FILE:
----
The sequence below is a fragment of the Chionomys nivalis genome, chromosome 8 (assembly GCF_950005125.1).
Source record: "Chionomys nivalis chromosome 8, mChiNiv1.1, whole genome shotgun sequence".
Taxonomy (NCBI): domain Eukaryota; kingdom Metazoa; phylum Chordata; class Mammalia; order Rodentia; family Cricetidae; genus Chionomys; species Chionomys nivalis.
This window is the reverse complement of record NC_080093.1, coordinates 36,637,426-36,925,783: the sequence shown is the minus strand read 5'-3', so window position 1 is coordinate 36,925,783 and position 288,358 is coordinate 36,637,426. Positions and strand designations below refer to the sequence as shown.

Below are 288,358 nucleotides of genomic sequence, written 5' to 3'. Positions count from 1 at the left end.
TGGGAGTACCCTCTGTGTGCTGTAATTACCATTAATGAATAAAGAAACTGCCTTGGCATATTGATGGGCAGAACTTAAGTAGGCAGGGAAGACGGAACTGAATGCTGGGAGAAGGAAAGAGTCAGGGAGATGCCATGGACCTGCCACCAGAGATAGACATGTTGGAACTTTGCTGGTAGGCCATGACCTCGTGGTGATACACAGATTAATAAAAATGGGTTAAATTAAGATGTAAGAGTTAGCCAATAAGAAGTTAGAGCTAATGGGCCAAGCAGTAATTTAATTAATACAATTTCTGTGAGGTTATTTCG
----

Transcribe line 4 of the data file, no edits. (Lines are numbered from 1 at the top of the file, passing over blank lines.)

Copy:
This window is the reverse complement of record NC_080093.1, coordinates 36,637,426-36,925,783: the sequence shown is the minus strand read 5'-3', so window position 1 is coordinate 36,925,783 and position 288,358 is coordinate 36,637,426. Positions and strand designations below refer to the sequence as shown.